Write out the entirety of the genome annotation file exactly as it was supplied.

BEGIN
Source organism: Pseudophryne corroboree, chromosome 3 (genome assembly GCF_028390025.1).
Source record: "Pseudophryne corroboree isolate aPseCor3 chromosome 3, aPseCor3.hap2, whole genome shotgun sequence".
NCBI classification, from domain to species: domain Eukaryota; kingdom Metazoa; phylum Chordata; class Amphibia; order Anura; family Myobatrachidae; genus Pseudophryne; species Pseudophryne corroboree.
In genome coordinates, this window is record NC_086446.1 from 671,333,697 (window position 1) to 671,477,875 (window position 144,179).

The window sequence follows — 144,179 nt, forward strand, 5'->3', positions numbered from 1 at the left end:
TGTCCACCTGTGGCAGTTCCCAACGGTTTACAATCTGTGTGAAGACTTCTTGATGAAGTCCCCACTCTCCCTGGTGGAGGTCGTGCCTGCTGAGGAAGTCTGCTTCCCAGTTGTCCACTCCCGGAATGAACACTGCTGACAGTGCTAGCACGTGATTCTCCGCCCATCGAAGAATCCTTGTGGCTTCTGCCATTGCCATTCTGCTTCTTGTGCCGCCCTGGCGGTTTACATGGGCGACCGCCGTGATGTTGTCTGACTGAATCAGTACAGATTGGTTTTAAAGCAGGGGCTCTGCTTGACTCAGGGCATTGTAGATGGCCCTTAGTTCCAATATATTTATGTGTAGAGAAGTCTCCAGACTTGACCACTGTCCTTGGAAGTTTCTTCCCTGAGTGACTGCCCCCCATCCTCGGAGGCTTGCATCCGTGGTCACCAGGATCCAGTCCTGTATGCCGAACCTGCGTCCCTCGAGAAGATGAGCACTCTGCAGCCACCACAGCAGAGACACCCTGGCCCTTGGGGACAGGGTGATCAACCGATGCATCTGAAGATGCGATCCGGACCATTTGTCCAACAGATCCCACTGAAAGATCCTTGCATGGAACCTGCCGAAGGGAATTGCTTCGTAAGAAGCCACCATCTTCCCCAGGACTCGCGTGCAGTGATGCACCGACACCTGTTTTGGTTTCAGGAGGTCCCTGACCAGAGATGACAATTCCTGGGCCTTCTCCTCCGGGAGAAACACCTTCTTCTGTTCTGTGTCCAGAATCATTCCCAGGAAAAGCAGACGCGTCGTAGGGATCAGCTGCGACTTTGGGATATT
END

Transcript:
Source organism: Pseudophryne corroboree, chromosome 3 (genome assembly GCF_028390025.1).
Source record: "Pseudophryne corroboree isolate aPseCor3 chromosome 3, aPseCor3.hap2, whole genome shotgun sequence".
NCBI classification, from domain to species: domain Eukaryota; kingdom Metazoa; phylum Chordata; class Amphibia; order Anura; family Myobatrachidae; genus Pseudophryne; species Pseudophryne corroboree.
In genome coordinates, this window is record NC_086446.1 from 671,333,697 (window position 1) to 671,477,875 (window position 144,179).

The window sequence follows — 144,179 nt, forward strand, 5'->3', positions numbered from 1 at the left end:
TGTCCACCTGTGGCAGTTCCCAACGGTTTACAATCTGTGTGAAGACTTCTTGATGAAGTCCCCACTCTCCCTGGTGGAGGTCGTGCCTGCTGAGGAAGTCTGCTTCCCAGTTGTCCACTCCCGGAATGAACACTGCTGACAGTGCTAGCACGTGATTCTCCGCCCATCGAAGAATCCTTGTGGCTTCTGCCATTGCCATTCTGCTTCTTGTGCCGCCCTGGCGGTTTACATGGGCGACCGCCGTGATGTTGTCTGACTGAATCAGTACAGATTGGTTTTAAAGCAGGGGCTCTGCTTGACTCAGGGCATTGTAGATGGCCCTTAGTTCCAATATATTTATGTGTAGAGAAGTCTCCAGACTTGACCACTGTCCTTGGAAGTTTCTTCCCTGAGTGACTGCCCCCCATCCTCGGAGGCTTGCATCCGTGGTCACCAGGATCCAGTCCTGTATGCCGAACCTGCGTCCCTCGAGAAGATGAGCACTCTGCAGCCACCACAGCAGAGACACCCTGGCCCTTGGGGACAGGGTGATCAACCGATGCATCTGAAGATGCGATCCGGACCATTTGTCCAACAGATCCCACTGAAAGATCCTTGCATGGAACCTGCCGAAGGGAATTGCTTCGTAAGAAGCCACCATCTTCCCCAGGACTCGCGTGCAGTGATGCACCGACACCTGTTTTGGTTTCAGGAGGTCCCTGACCAGAGATGACAATTCCTGGGCCTTCTCCTCCGGGAGAAACACCTTCTTCTGTTCTGTGTCCAGAATCATTCCCAGGAAAAGCAGACGCGTCGTAGGGATCAGCTGCGACTTTGGGATATT